Indonesian authorities crack down on ten Bitcoin (BTC) mining sites for stealing energy from the national grid to power mining operations in the country.
According to reports from local media outlets, the government moved in on ten crypto mining sites whose operations saw them tap into the utility poles of the state-owned electricity company.
Authorities of the state-owned electricity company, PLN noted that wider coordination was key to uncover the mining operation deriving electricity from the national grip without approval. According to the report, the Bitcoin mines cost the state 1.4 billion Indonesian rupees approximately $100,000.
1,300 Bitcoin machines seized
Apart from financial impacts on the state, the activities of illegal Bitcoin miners were also feared to impact environmental factors and the local community as some students requested the PLM and the regional police to investigate the activities of the mines.
“PLN then followed up on the information obtained and it turned out that the theft was true. Then, PLN officers from the Bukit Barisan Customer Service Implementation Unit (UP3) came to the location to take action. They received threats and resistance. For this reason, PLN is coordinating closely with the police, namely the North Sumatra Regional Police.”
The raid uncovered 1,300 BTC mining machines used for illegal operations with one machine billed to consume 1,800 watts. Inspector General Agung Effendi, the North Sumatra Police Chief noted that the incident has been going on for an estimated six months with 26 people arrested from the ten locations.
The PLN further assured all stakeholders to continue their collaborations with the police to prevent further electricity theft and protect the national grid.
Authorities bemoan crypto’s energy use
In recent years, the high energy usage of digital asset miners has been at the fore of public policy debates with climate activists citing harm to the environment. At the same time, government officials say miners affect the total distribution network if not properly regulated.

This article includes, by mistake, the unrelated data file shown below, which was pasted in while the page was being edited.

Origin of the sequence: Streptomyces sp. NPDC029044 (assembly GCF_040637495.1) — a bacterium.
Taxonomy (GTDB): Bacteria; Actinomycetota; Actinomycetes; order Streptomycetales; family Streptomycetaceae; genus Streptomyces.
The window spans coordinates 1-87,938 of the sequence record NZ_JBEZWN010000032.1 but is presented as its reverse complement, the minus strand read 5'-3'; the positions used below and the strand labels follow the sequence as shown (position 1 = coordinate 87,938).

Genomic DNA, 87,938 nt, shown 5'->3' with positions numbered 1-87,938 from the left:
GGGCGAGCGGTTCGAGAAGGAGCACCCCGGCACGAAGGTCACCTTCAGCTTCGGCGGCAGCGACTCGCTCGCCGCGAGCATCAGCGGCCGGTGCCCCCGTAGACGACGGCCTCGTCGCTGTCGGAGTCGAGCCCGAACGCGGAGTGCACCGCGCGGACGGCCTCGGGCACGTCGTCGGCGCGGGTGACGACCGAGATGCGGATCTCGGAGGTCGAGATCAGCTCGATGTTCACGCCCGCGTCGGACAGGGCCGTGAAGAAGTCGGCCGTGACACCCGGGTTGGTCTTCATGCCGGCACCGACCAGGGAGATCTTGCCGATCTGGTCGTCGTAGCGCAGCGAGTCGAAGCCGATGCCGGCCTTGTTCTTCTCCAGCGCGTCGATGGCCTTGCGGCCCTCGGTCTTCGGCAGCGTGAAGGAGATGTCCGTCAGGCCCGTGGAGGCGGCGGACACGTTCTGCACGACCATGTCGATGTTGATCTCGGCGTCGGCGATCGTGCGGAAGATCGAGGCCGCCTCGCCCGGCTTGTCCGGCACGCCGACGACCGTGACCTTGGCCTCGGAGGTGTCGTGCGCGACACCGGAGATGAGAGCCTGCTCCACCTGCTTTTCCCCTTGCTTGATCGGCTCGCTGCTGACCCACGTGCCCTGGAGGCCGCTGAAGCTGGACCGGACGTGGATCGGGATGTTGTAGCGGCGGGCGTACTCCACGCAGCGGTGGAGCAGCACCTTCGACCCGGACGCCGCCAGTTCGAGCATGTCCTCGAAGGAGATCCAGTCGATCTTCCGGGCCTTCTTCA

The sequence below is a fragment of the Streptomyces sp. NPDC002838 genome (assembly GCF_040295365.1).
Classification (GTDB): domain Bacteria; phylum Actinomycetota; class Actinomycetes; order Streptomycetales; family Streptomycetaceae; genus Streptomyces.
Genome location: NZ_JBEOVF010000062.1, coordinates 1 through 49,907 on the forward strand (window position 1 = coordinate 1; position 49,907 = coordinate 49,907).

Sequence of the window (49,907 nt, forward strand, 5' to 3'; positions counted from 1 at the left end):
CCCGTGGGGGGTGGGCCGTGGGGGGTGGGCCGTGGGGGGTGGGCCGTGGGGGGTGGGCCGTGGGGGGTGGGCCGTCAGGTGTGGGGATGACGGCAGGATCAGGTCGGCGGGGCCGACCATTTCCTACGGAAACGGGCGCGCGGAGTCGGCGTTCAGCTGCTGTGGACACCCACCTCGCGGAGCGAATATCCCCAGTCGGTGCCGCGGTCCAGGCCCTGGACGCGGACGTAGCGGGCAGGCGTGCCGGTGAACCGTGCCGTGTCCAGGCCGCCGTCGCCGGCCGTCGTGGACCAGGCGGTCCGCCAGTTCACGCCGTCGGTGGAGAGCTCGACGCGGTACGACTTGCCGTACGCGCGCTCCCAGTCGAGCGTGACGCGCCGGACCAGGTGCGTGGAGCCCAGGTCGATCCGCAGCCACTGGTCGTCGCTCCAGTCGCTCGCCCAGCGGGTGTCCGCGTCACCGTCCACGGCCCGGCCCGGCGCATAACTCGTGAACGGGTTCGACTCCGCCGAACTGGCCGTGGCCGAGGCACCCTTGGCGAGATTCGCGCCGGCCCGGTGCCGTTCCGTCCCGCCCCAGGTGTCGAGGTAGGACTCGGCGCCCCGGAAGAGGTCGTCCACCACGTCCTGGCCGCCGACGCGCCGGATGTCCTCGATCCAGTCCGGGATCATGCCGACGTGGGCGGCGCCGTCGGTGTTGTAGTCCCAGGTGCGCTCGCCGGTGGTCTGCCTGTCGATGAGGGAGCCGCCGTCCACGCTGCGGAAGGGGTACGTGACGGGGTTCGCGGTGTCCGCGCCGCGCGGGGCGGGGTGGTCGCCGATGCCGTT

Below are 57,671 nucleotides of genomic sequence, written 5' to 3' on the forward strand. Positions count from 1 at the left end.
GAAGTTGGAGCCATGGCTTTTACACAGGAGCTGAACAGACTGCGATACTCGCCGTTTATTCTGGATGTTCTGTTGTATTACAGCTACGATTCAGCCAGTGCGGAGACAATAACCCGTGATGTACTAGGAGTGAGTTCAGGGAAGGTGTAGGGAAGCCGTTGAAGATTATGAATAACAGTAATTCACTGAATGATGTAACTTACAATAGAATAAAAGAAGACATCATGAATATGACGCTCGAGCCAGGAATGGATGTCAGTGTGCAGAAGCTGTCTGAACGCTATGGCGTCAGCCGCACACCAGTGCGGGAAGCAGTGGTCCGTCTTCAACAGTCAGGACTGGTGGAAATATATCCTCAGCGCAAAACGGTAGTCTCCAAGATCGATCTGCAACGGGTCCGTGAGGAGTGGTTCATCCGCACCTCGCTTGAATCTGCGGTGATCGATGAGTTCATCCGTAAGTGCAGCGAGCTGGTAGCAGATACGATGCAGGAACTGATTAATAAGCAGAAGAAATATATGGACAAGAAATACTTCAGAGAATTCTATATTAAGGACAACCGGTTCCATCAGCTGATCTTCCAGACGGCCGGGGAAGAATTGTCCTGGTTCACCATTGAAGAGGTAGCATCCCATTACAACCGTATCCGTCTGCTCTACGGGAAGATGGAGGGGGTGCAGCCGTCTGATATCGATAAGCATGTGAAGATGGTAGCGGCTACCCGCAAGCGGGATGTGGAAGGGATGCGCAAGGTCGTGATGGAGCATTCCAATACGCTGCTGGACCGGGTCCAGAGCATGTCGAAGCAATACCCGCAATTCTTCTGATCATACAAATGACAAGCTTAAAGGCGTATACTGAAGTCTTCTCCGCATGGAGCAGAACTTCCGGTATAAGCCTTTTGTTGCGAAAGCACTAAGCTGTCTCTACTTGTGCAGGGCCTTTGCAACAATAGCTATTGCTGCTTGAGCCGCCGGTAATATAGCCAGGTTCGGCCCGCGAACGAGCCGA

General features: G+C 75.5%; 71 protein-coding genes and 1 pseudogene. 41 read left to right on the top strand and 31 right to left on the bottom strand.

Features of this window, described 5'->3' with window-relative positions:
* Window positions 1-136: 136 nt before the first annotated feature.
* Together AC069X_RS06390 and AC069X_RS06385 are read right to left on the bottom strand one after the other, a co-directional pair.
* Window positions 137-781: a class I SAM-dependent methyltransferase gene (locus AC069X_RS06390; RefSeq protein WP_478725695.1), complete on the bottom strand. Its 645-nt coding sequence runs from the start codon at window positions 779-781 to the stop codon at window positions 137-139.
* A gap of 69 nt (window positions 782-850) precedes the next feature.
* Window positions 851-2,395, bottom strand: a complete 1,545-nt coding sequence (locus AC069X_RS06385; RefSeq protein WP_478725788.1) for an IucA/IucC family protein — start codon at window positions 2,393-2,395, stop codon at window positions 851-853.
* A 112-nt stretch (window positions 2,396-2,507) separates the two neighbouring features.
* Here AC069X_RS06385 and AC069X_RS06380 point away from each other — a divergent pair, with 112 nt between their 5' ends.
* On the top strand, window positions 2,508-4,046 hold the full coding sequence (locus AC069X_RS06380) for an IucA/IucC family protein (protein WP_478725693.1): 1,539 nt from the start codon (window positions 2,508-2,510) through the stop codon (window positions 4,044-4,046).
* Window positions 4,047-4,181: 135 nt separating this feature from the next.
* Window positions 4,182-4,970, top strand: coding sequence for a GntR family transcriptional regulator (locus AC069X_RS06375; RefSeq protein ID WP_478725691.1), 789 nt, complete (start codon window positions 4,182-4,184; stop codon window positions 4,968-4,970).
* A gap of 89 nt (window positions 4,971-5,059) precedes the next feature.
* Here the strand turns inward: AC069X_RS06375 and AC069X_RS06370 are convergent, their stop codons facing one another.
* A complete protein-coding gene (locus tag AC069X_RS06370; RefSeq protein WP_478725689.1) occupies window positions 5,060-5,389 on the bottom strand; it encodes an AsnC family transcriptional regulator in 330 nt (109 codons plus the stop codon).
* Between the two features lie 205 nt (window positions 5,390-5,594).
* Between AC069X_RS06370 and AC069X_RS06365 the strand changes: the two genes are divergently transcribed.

Indonesia is not the first country to conduct crypto mining raids as similar cases have been recorded on several continents with authorities accusing miners of running huge operations without registration.
In Malaysia, multiple arrests have been made in connection to digital assets mines while in Venezuela, Bitcoin machines and weapons were seized from a prison recaptured by authorities from a gang.
The raid involved over 11,000 police and soldiers and discovered rifles and explosives including Bitcoin mining hardware. The Indonesian incident is the first in the country with energy theft charges punishable with up to five years in prison or 200% of the stolen energy value.
In Kazakhstan, regulators have sought to limit the amount of energy miners can have access from the national grid unless they operate solar-powered mines.
Indonesia has a pro-crypto population and looks to regulate the space further. The country has mandated all crypto exchanges to register with the Commodity Futures Exchange (CFX) to continue operations after August 2024.